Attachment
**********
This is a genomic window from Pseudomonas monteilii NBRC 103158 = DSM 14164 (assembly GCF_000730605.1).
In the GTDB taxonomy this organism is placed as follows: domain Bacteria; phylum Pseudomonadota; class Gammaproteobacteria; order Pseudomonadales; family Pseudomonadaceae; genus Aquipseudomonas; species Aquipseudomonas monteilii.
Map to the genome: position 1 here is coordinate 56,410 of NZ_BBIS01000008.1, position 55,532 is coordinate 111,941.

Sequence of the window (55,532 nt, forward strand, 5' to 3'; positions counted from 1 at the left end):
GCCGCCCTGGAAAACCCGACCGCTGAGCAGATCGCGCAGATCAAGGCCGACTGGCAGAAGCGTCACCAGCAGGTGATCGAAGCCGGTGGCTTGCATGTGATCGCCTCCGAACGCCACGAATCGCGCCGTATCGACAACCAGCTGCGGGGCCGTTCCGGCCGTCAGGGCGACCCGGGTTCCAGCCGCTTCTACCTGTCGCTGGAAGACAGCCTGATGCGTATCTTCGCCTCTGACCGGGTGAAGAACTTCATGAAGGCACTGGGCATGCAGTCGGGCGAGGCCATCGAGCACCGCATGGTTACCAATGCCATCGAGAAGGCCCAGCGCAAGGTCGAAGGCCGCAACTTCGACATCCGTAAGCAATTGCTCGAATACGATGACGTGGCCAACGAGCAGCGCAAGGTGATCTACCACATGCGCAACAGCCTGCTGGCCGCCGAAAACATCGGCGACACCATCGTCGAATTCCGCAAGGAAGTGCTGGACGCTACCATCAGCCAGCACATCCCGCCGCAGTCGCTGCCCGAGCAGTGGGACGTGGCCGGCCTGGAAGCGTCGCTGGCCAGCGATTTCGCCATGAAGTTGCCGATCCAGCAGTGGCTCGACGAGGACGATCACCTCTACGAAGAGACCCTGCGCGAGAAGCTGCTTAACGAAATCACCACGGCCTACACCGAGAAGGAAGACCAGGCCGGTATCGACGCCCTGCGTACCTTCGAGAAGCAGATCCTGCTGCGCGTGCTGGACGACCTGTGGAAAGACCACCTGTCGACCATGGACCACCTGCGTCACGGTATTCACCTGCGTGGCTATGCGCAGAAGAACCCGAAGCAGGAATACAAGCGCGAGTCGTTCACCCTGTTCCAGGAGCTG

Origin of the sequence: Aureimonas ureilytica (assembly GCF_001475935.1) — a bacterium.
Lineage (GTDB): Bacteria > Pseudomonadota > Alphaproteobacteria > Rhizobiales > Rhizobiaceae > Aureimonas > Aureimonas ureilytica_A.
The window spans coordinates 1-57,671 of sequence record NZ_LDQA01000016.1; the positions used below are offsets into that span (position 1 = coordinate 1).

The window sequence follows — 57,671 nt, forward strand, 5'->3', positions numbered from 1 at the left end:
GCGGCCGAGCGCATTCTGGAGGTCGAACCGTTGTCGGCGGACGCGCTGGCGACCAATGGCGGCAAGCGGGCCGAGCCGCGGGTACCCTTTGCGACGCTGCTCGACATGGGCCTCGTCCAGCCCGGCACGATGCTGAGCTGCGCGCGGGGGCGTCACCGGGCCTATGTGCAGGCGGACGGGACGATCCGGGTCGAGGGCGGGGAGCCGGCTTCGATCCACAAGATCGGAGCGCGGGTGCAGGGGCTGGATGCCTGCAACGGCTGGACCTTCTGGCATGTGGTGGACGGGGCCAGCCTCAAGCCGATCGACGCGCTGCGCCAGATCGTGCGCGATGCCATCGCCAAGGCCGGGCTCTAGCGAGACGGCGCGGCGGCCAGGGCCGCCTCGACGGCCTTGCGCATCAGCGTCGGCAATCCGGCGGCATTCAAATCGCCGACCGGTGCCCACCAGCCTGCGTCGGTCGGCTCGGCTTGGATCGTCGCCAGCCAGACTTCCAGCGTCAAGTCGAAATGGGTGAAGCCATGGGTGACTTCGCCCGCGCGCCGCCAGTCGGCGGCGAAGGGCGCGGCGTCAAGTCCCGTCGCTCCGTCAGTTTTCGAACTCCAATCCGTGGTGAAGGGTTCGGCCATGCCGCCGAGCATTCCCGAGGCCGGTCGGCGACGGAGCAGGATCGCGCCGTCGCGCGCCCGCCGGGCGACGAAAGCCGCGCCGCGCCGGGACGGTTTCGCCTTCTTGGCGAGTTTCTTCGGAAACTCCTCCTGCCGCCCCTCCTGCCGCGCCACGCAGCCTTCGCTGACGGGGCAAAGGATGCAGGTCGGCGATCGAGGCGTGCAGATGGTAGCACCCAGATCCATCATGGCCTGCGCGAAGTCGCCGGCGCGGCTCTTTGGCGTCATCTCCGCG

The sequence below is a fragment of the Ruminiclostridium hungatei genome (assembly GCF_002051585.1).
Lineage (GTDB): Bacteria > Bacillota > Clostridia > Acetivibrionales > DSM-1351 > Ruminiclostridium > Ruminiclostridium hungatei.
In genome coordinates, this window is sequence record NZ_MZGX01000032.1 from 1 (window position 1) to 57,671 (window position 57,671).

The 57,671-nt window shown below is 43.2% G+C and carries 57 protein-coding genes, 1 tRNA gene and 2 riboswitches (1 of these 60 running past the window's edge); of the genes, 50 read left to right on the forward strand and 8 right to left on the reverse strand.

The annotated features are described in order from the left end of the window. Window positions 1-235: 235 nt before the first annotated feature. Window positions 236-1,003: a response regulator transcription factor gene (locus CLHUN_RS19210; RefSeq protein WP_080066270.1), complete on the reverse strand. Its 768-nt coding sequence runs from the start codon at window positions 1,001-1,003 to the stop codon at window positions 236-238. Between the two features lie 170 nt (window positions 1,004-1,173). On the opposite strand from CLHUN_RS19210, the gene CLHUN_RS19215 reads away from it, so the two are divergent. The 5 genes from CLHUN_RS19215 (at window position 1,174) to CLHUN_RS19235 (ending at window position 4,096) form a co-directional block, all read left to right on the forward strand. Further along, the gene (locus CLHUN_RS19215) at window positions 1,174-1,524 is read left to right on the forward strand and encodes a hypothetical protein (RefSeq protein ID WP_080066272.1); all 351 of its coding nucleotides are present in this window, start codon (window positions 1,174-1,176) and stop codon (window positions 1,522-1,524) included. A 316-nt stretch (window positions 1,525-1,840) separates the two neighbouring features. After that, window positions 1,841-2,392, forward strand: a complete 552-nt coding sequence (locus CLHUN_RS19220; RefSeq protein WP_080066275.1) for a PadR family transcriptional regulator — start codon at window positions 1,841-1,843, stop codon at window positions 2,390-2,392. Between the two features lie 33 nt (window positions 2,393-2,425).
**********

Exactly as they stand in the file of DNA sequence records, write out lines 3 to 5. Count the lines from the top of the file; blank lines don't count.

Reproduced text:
Map to the genome: position 1 here is coordinate 56,410 of NZ_BBIS01000008.1, position 55,532 is coordinate 111,941.

Sequence of the window (55,532 nt, forward strand, 5' to 3'; positions counted from 1 at the left end):
GCCGCCCTGGAAAACCCGACCGCTGAGCAGATCGCGCAGATCAAGGCCGACTGGCAGAAGCGTCACCAGCAGGTGATCGAAGCCGGTGGCTTGCATGTGATCGCCTCCGAACGCCACGAATCGCGCCGTATCGACAACCAGCTGCGGGGCCGTTCCGGCCGTCAGGGCGACCCGGGTTCCAGCCGCTTCTACCTGTCGCTGGAAGACAGCCTGATGCGTATCTTCGCCTCTGACCGGGTGAAGAACTTCATGAAGGCACTGGGCATGCAGTCGGGCGAGGCCATCGAGCACCGCATGGTTACCAATGCCATCGAGAAGGCCCAGCGCAAGGTCGAAGGCCGCAACTTCGACATCCGTAAGCAATTGCTCGAATACGATGACGTGGCCAACGAGCAGCGCAAGGTGATCTACCACATGCGCAACAGCCTGCTGGCCGCCGAAAACATCGGCGACACCATCGTCGAATTCCGCAAGGAAGTGCTGGACGCTACCATCAGCCAGCACATCCCGCCGCAGTCGCTGCCCGAGCAGTGGGACGTGGCCGGCCTGGAAGCGTCGCTGGCCAGCGATTTCGCCATGAAGTTGCCGATCCAGCAGTGGCTCGACGAGGACGATCACCTCTACGAAGAGACCCTGCGCGAGAAGCTGCTTAACGAAATCACCACGGCCTACACCGAGAAGGAAGACCAGGCCGGTATCGACGCCCTGCGTACCTTCGAGAAGCAGATCCTGCTGCGCGTGCTGGACGACCTGTGGAAAGACCACCTGTCGACCATGGACCACCTGCGTCACGGTATTCACCTGCGTGGCTATGCGCAGAAGAACCCGAAGCAGGAATACAAGCGCGAGTCGTTCACCCTGTTCCAGGAGCTG